In the years of the Venetian domination the catastrophic earthquakes that struck the island wiped out many elements that could give us information about the architecture of the island during that period.
Major sources are famous processions that Zakynthian painters have painted and depict some buildings, as well as oral or written testimonies.
As far as the architecture of the 19th century is concerned many items are pumped from the various descriptions of the excursionists that visited the island, as from the photographic material that was rescued from the fire of 1953 also.
The houses can be divided into three categories:
a) the large mansion houses, which were three floored and usually occupied an entire block b) the civil houses, which were three floored or double floored and c) the popular houses, which were usually two floored or less .
From the public buildings we can distinguish the Municipal Theatre of Foscolos, the building block of Prisons and the Martinegos poor house.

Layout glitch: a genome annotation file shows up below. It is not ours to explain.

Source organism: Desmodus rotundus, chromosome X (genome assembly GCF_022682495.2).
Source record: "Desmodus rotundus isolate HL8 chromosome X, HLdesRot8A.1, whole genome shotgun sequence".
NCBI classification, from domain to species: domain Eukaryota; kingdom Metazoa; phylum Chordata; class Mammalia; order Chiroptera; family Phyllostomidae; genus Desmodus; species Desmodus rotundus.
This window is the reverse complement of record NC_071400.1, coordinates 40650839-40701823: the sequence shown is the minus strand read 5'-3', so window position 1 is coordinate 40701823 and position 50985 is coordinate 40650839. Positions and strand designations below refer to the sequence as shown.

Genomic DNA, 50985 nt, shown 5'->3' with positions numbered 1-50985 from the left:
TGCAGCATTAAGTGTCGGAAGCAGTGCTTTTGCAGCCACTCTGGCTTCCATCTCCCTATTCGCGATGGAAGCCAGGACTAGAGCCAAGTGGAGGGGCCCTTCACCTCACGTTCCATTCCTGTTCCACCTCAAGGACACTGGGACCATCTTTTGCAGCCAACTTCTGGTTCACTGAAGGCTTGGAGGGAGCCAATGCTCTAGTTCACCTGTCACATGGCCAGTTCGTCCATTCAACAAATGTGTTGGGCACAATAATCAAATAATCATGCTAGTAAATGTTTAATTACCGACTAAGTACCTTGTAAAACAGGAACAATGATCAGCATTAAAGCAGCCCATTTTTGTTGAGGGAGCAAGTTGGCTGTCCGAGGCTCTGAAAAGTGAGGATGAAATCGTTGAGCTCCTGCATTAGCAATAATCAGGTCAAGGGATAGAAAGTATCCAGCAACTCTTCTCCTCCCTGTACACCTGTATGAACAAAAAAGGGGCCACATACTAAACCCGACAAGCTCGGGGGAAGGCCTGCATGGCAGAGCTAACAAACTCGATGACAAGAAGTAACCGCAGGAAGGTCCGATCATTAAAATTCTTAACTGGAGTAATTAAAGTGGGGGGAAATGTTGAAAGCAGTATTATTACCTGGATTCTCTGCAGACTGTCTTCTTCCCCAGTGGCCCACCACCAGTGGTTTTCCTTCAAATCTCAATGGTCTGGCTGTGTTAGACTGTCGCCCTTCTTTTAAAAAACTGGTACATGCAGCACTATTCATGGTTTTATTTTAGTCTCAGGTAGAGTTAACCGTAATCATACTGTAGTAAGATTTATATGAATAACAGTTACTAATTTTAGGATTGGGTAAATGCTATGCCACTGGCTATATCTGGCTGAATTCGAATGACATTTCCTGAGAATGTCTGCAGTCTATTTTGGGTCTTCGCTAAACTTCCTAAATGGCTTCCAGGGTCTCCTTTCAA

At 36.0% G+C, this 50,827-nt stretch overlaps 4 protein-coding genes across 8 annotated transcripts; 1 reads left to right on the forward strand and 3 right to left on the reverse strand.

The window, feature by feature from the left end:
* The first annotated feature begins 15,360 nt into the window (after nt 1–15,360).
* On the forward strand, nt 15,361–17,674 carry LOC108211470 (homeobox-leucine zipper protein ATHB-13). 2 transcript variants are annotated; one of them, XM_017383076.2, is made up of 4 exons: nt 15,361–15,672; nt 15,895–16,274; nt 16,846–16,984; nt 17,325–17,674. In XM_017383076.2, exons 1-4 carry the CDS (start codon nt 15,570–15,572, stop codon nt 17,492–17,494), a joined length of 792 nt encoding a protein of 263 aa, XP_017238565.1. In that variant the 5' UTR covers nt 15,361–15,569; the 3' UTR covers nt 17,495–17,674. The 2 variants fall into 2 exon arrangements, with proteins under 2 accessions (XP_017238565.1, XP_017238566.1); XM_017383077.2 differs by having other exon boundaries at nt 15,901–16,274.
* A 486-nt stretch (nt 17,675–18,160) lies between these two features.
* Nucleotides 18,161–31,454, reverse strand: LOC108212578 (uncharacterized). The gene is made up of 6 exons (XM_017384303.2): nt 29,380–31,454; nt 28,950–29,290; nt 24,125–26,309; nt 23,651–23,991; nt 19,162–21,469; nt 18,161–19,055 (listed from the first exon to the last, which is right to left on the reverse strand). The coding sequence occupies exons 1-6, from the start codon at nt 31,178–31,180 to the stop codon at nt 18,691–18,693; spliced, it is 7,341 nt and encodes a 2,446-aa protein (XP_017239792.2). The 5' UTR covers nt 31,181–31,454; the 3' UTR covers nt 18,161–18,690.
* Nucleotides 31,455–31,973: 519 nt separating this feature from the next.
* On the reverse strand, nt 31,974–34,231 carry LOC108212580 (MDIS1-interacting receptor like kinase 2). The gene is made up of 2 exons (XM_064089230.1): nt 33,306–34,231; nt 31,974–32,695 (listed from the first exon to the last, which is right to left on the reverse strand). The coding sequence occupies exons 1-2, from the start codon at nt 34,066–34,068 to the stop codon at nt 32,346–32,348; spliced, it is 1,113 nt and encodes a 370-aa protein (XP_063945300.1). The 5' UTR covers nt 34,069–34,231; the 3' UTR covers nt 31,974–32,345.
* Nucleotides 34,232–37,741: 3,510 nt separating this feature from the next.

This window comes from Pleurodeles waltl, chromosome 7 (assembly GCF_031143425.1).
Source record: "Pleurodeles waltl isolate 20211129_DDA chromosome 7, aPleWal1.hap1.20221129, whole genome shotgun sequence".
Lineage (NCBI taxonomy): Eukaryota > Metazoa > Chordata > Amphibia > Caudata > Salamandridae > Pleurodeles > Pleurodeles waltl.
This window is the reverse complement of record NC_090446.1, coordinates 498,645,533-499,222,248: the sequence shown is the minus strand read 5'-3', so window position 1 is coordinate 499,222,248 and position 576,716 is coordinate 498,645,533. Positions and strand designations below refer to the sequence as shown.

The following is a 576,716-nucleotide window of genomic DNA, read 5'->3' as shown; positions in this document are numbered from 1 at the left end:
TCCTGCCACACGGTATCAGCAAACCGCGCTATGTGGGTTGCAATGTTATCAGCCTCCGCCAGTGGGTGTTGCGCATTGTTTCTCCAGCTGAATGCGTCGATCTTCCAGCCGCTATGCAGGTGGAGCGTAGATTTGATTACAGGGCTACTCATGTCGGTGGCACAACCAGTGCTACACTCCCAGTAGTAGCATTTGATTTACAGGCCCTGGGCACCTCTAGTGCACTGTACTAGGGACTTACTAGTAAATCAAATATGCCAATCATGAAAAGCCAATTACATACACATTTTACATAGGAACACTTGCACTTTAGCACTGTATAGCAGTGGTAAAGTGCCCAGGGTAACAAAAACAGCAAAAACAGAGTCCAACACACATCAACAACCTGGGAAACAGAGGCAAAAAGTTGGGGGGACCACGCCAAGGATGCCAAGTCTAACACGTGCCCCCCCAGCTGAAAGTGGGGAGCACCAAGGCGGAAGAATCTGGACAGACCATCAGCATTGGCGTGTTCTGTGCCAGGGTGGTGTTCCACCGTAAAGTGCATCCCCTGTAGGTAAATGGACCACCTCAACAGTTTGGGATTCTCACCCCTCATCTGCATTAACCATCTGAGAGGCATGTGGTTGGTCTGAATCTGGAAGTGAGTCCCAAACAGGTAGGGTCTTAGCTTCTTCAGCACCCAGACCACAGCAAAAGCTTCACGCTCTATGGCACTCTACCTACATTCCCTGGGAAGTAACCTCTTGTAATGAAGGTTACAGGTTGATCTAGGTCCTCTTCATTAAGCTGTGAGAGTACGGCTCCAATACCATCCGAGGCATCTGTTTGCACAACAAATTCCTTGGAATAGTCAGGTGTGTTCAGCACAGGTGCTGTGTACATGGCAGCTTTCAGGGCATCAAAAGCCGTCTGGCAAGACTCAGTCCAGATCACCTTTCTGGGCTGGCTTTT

The use of musical instruments was adopted originally to accompany the military parade, but over the centuries leaded the islanders to make ballads with a purpose to join the folk festivals.
During the 19th century Zakynthos highlighted a multitude of musicians, who managed to hold a special place in the history of Greek music with Paul Karrer being a top personality.
The Zakynthian musicians distinguished themselves as composers of opera and songs and wrote music for vaudeville shows for many times. They have risen to eminence both in church music and choral symphonies.